Monday, nr Marlboro/Newfane town line ...

Augur Hole Road - construction on new abutment for the bridge currently served by the "Tom Fusco Memorial Bypass"

Telephone line crew working to restore phone service
 Tuesday, South Newfane ...

Continuing work on Rock River
 Wednesday, South Newfane ... another day in which the construction crew began work at 7am, and continued working until 5pm

Repairing river bank

Widening Rock River and repairing the river bank
And on a bird note ... Evening Grosbeaks have been regulars at my bird feeders and in my neighborhood every month for the last several years. Since the flood, I have not seen them, until Tuesday when one flew from the grass in a nearby field and paused in an apple tree ... good luck, and please come back!

Evening Grosbeak

Sunday, October 02, 2011

Being Normal and Human

(Note: This column appeared in "The Commons," Wednesday, September 28. It was written on September 19.)

Bridge - Augur Hole Rd nr Alcan Power Equip.
Hurricane Irene ripped apart the tiny village of South Newfane where I live. I was in Philadelphia when she struck. The village was physically isolated, with every road washed out in multiple places and many bridges reduced to rubble. Communication was severed. It was three days before I could make contact with any neighbor.

When I was finally able to return to South Newfane, I found my home safe, but the leach field for my septic system was gone along with 40-50 feet of property. The carefully developed bird and butterfly garden was severed, and many of the protective trees around the bird feeders had disappeared. Those that remain will be removed when a new leach field is squeezed into the remaining space.

the lower lawn
Compared to some neighbors, our damage was not severe. But I quickly recognized that every neighbor was affected. Hurricane Irene ravaged the mental and psychological state of everyone, just as she tore out homes, trees, roads, and bridges. Four weeks after the storm, the daze created by the storm and fatigue is still apparent as one talks with people. Ordinary tasks are difficult and everything seems to take too long.

A week ago I went to the flood sale for my neighbor, artist-photographer Christine Triebert. I paused before a mystical, mysterious scene with a small stream bubbling through a forest canopy. In the distance the water was spanned by a delicate, spider-like, bridge. The title read, “Rock River;” the bridge was the Parish Hill Bridge. Tears welled up in my eyes as I viewed the spiritually rich image - but an image of what was, and a contrast to the Hieronymous Bosch scene left in the wake of Irene. It will be a long time before I can view the image of Chris’ “Rock River” and draw from it the spiritual peace which the artist conveyed.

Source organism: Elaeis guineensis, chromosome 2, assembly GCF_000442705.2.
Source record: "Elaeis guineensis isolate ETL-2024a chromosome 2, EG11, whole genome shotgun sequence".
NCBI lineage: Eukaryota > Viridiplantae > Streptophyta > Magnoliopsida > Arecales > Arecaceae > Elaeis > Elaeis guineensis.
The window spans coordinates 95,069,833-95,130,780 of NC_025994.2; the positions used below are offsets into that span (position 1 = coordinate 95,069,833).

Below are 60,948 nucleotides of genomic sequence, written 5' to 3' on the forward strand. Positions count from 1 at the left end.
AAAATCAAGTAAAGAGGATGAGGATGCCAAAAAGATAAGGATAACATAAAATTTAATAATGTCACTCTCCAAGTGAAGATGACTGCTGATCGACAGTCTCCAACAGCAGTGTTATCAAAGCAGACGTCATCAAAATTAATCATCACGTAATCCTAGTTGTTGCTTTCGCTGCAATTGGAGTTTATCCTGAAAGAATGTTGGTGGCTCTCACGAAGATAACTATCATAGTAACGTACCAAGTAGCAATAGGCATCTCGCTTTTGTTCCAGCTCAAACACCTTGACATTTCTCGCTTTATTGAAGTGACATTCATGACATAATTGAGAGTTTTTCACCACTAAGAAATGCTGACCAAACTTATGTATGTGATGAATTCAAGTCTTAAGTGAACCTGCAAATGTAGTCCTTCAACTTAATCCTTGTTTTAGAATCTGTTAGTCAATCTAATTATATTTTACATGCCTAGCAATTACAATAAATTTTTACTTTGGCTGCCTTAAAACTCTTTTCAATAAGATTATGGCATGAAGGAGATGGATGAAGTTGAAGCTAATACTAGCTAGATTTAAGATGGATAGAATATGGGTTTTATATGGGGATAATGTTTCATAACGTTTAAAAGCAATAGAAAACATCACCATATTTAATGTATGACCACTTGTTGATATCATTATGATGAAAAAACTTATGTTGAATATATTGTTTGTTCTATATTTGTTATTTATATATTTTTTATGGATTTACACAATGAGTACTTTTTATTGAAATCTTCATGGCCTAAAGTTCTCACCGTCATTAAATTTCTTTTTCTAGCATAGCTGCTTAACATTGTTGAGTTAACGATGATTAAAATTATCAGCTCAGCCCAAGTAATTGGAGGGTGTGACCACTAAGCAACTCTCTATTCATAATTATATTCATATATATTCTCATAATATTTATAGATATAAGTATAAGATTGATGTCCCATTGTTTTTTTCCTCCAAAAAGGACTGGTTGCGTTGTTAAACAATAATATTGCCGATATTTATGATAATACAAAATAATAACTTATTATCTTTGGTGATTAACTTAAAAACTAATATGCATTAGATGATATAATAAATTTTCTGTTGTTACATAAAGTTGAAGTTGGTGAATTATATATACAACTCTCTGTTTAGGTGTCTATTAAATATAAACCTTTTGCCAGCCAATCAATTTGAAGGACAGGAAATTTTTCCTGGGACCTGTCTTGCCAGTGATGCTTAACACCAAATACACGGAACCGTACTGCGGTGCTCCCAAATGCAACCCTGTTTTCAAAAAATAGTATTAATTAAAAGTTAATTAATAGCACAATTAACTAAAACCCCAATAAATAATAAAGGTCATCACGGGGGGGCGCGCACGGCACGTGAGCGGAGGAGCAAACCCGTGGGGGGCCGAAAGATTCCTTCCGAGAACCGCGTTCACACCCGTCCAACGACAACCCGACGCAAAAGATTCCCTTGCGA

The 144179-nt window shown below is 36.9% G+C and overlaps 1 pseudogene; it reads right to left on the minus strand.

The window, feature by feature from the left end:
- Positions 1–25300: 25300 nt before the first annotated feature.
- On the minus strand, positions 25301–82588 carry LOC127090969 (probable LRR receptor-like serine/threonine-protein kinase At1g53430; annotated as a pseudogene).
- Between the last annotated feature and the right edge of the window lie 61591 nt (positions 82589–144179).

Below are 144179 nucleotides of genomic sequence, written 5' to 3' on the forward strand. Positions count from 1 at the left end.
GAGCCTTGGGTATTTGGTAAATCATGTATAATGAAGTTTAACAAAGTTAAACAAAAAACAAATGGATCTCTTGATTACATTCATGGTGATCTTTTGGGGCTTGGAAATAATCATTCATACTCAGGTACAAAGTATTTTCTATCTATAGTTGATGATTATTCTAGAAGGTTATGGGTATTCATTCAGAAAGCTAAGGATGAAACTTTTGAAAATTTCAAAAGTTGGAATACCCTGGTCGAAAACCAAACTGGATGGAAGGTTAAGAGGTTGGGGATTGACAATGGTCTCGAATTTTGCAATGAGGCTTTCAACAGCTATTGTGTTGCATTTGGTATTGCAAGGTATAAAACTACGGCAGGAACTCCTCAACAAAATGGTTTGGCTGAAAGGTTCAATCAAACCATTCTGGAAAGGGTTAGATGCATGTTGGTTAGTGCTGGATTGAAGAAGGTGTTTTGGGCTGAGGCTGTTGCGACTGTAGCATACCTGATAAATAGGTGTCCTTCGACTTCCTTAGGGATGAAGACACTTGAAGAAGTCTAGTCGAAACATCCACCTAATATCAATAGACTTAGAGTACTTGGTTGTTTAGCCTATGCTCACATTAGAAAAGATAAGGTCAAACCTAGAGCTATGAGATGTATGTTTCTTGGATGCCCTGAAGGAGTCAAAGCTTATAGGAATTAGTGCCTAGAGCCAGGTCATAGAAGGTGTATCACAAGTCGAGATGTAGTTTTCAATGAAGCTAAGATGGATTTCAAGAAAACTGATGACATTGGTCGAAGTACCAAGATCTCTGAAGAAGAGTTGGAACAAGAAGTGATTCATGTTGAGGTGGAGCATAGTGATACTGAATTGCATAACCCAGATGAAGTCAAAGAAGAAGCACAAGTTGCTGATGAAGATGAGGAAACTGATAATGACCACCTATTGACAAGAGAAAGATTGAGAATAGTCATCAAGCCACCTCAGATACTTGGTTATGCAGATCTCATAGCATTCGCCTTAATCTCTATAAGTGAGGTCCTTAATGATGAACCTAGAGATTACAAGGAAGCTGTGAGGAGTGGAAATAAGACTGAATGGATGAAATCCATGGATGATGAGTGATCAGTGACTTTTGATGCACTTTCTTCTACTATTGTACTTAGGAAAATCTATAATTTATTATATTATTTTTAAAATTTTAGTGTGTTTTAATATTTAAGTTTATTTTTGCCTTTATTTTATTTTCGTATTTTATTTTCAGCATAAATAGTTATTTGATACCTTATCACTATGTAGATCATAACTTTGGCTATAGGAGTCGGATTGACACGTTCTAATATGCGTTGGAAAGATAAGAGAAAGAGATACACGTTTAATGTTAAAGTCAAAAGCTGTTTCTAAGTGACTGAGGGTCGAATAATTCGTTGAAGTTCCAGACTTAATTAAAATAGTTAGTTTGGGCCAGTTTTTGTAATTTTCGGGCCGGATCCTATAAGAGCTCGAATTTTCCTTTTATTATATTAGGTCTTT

In the midst of all this, one grasps for the normal activity. One afternoon, I made myself cut the grass. It did not take as long as in the past, so I did the neighbor’s grass and a nearby field.

Black-throated Green Warbler
Two weeks ago after church, friends on Newfane Hill invited me to lunch. We ate our sandwiches and watched the birds coming to the feeders on the deck. I pulled myself out of the daze when an olive-drab and yellow bird landed on the deck. It took a while before the mental computer booted up. When it did, I watched the young Black-throated Green Warbler with a sense that my “normal” expectations for a mid-September day were still around. That sense continued as a young Blackburnian Warbler also gleaned food in one old apple tree while a young Common Yellowthroat gleaned food in another apple tree.

Last Sunday, I wandered along the Dover Road to again try to wrap my mind around the damage. Between the Covered Bridge and the Parish Hill Bridge there were four washouts. Road construction crew had brought these back to grade and had made them passable. Beyond my home on the Dover Road, another washout was nearly back to grade. Each of these required major road reconstruction. The tireless efforts of the construction workers was heroic, but in a way, unexceptional. The number and variety of people who have made heroic and tireless contributions is legion - volunteer firemen, cleaning crews, community dinner organizers, communicators, town officials, emergency workers, and neighbors handing out supplies ... and hugs.

Wild Turkeys

When I drove out the Augur Hole Road last Sunday, a flock of turkeys crossed the road. I tried to creep close to them in my truck, but the wary birds scurried off and gave me only a third rate photo opportunity. Even so, it was a moment of normalcy.

But that moment paled when I reached Tom Fusco’s home. The bridge just past his shop, Alcan Power Equipment, like all the others on the Augur Hole Road, had been washed out by the Marlboro Branch. Four culverts had been placed along side the broken bridge and a one car lane reconnected the isolated residents with roads to Route 30. At one end of the basic river crossing, a hand lettered sign announced “The Thomas Fusco Memorial Bypass.”

Tom Fusco Memorial Bypass
I laughed, as I am sure I was meant to. In the midst of so much somberness, for a moment the burden was lighter. As we slog through the debris and labor through the destruction, those moments when we cry, and those moments when we laugh, are moments that keep us human and connect our humanity.
The Bypass reconnected residents of the Augur Hole
Common Yellowthroat